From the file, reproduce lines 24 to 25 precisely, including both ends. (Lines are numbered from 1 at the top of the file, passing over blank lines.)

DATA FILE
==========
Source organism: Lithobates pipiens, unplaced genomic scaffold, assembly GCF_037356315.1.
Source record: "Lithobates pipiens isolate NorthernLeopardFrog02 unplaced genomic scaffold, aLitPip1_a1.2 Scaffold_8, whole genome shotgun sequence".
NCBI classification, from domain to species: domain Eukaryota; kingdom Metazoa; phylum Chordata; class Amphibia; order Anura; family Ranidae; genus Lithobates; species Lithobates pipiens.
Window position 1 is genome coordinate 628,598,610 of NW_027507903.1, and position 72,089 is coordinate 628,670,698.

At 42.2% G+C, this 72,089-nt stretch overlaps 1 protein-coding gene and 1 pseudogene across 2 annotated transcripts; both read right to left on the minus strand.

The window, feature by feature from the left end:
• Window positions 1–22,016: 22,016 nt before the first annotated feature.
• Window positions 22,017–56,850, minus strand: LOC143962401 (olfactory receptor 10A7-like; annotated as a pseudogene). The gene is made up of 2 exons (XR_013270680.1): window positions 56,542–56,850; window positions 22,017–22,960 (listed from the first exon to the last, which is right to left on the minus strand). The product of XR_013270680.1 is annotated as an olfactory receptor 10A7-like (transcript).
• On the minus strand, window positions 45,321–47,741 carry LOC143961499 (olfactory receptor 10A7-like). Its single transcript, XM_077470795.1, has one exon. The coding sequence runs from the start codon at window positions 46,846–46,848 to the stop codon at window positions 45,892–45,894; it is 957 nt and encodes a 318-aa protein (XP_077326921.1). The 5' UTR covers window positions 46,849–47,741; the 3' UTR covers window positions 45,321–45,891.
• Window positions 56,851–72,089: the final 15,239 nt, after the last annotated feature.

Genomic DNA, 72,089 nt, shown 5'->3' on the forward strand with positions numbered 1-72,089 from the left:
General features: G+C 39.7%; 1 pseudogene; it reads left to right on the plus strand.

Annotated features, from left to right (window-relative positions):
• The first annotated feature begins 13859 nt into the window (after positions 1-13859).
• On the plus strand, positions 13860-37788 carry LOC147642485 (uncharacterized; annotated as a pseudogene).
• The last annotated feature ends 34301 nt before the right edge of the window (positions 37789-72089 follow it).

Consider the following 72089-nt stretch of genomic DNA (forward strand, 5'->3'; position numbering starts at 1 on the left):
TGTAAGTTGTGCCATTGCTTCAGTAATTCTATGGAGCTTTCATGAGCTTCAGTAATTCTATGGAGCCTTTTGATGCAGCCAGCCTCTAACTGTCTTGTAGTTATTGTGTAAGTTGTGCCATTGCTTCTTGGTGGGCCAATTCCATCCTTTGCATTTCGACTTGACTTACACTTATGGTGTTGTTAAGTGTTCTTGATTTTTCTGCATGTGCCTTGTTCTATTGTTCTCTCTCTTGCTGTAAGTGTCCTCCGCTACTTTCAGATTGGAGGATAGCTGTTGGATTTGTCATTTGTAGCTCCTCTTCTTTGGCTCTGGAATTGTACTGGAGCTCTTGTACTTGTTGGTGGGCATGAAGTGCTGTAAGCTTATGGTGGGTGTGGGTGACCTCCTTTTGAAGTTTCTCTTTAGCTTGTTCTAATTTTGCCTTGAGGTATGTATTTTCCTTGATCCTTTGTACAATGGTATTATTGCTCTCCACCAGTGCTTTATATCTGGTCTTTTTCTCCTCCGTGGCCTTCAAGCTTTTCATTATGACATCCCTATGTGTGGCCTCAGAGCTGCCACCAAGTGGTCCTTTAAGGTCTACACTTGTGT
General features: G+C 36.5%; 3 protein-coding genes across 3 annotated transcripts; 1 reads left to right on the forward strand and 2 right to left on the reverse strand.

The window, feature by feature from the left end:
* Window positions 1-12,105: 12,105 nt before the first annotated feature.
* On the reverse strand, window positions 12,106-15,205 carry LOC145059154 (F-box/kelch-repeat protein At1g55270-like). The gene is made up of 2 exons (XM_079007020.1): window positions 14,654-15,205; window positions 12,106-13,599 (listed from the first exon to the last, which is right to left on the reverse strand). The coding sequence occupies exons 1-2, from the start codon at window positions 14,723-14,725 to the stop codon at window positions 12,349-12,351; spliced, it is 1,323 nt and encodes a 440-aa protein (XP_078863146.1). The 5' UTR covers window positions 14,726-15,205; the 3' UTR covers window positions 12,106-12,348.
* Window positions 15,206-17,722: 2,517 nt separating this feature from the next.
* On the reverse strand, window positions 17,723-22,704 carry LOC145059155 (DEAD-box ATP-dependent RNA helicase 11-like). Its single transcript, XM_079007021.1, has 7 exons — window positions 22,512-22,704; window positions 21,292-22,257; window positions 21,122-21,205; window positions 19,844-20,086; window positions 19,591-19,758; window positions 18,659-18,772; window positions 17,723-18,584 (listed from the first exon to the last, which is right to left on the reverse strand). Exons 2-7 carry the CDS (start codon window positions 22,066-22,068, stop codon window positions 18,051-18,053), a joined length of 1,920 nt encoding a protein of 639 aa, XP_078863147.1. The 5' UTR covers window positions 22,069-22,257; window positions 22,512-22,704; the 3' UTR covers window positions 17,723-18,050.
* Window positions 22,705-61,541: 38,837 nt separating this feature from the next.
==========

* On the reverse strand, window positions 17,723-22,704 carry LOC145059155 (DEAD-box ATP-dependent RNA helicase 11-like). Its single transcript, XM_079007021.1, has 7 exons — window positions 22,512-22,704; window positions 21,292-22,257; window positions 21,122-21,205; window positions 19,844-20,086; window positions 19,591-19,758; window positions 18,659-18,772; window positions 17,723-18,584 (listed from the first exon to the last, which is right to left on the reverse strand). Exons 2-7 carry the CDS (start codon window positions 22,066-22,068, stop codon window positions 18,051-18,053), a joined length of 1,920 nt encoding a protein of 639 aa, XP_078863147.1. The 5' UTR covers window positions 22,069-22,257; window positions 22,512-22,704; the 3' UTR covers window positions 17,723-18,050.
* Window positions 22,705-61,541: 38,837 nt separating this feature from the next.